It is a widely accepted view that our present universe began with a Big Bang when a primeval, highly-impacted ball of matter exploded. It could no longer hold within its control substance that had been bonded together so tightly that the inner tension resulted in a tremendous outburst of energy that scattered its components in all directions. It would seem that microseconds after the initial explosion there were germs of life inherent within the original fireball, to manifest later and proliferate. Biological research indicates that cells are well-organized entities, and we may assume that the initial ball of substance was in many respects like a single cell, and that it, too, was innately well organized.
Many people believe that there is something more to the realities of everyday life than appears on the surface: that the phenomena in which we participate are like waves and ripples moving upon the ocean, for the depth supporting individual variations is a wholeness. If we collate what we have learned about cosmic forces, it becomes evident that there must be some kind of universal intelligences regulating the eruptions and conflicts of energies and the apparently anarchic flare-ups of repulsions and attractions. Wherever we look everything points to a general harmony of interlocking forces, and where a local disturbance occurs there appears to be a natural tendency at work to restore or achieve a balance.
The idea, held generations ago but later discarded, that there is design guiding or influencing the happenings around us is being rediscovered. What is observed is an overall perfection of design or "symmetry" in nature. One has only to look at the molecular structure of metals, each with its individual geometric design, to realize how deeply ingrained is the principle of symmetry, even in the most minute portions of matter. In the first chapter of Fearful Symmetry: The Search for Beauty in Modern Physics [Macmillan Publishing Company, New York, 1986; 322 pages, illus.] Dr. Anthony Zee, professor of physics at the University of California at Santa Barbara, states that "aesthetics has become a driving force in contemporary physics. Physicists have discovered something of wonder: Nature, at the fundamental level, is beautifully designed. It is this sense of wonder that I wish to share with you" (p. 3).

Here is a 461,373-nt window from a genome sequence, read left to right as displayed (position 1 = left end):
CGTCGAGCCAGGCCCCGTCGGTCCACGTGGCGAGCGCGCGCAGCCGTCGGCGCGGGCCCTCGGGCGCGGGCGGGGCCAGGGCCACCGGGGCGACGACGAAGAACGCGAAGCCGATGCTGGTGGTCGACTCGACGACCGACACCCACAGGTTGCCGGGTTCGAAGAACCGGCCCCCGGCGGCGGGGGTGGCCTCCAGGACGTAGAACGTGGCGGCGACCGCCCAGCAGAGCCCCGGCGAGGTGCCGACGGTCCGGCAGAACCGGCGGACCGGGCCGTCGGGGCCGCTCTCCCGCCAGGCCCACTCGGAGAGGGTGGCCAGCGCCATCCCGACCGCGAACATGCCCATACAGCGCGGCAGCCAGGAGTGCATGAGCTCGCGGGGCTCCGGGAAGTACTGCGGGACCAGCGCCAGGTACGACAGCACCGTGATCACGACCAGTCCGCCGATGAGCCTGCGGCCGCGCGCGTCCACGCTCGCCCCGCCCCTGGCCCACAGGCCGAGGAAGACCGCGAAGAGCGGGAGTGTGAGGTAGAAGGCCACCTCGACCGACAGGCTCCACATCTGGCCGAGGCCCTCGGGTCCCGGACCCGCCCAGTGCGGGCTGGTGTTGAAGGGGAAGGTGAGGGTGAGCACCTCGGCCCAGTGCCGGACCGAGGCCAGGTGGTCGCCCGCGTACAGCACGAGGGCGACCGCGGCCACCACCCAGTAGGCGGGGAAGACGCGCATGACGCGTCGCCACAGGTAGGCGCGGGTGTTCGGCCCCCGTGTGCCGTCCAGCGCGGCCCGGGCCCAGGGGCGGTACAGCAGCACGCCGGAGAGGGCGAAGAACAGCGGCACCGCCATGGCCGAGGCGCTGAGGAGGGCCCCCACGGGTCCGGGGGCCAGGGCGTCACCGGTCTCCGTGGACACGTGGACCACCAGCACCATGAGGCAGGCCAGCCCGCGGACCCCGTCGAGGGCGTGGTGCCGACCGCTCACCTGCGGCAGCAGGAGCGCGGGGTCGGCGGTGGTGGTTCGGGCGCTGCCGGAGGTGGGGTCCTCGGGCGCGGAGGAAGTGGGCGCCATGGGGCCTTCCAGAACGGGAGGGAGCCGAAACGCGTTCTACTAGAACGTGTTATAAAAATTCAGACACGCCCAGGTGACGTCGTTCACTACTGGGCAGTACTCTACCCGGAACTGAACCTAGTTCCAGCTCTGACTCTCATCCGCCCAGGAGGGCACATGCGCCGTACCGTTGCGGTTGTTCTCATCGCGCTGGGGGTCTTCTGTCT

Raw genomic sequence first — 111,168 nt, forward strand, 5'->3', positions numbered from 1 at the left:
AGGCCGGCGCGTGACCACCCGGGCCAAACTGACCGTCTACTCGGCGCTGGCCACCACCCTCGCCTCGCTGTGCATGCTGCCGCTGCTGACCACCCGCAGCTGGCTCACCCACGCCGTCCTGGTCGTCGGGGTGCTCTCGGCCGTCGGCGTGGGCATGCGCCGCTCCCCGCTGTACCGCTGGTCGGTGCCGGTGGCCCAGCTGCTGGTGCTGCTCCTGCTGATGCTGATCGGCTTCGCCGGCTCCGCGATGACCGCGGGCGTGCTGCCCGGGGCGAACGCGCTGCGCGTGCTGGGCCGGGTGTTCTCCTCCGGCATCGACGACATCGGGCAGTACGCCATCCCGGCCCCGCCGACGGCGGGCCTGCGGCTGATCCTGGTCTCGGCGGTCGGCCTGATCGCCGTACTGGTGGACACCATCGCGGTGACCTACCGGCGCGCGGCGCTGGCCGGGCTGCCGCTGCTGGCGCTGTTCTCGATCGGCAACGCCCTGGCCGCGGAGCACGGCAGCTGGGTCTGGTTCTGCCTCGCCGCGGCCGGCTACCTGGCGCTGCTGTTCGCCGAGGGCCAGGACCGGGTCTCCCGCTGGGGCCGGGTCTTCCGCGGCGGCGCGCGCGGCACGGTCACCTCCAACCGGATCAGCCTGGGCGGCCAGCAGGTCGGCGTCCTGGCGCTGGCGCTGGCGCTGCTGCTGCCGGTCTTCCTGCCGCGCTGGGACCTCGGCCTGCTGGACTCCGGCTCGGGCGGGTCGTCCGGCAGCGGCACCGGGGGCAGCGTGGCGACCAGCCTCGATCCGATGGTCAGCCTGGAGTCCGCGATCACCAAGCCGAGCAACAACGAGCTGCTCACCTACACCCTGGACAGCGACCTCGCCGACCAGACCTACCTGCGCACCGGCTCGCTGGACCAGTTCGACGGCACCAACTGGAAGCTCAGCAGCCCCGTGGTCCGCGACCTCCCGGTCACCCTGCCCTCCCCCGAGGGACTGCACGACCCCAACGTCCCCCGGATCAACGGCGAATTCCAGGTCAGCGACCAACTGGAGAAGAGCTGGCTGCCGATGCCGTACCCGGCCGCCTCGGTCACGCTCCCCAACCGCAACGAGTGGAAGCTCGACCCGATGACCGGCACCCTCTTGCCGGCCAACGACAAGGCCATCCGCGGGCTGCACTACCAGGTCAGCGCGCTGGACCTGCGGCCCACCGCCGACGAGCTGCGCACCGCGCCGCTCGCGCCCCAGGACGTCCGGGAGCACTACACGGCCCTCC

Using as keynote William Blake's famous poem "Tyger! Tyger!" and its "fearful symmetry," Dr. Zee directs his appeal to the lay reader "interested in the intellectual and aesthetic framework within which fundamental physicists operate" (p. xii). He describes how some theorists, in a drive toward simplicity, postulate a kind of "supersymmetry" and "argue for matter and light having a common origin" (p. 271). There is also speculation about the "superstring" concept in which two strange ideas are amalgamated: a) that the universe has numerous hidden dimensions. This can relate to the ancient concept that the boundless universe is full of energies of varying wavelengths/frequencies which implies a limitless number of universes operating within the various energy spectra; and b) that subnuclear particles are in reality strings of energy.
So the earlier picture of a universe of solid material, with energy a "something" acting upon it, has given way to a paradigm ushered in by Einstein's famous formula showing the interchangeability of energy and mass: a universe that is all dynamic energy in varying grades of manifestation. And further, evidence is beginning to accumulate that while we observe many forces at work around us, these appear to be the operations of one energy, the "variations" being due to the requirements of local conditions.
How is one to find the aesthetical aspect of nature's physics? Of course, there is an intrinsic beauty as well as an extrinsic, as Dr. Zee expresses it:
When I find a chambered nautilus at the seashore (or more likely in a shellshop), its beauty captivates me. But a developmental biologist would tell me that the perfect spiral is merely a consequence of unequal rate of shell growth. As a human being, I am no less enthralled by the beautiful nautilus knowing this fact, but as a physicist, I am driven to go beyond the extrinsic beauty that we can see. I want to discuss the beauty of neither the crashing wave nor the rainbow arcing across the sky, but the more profound beauty embodied in the physical laws that ultimately govern the behavior of water in its various forms. — p. 4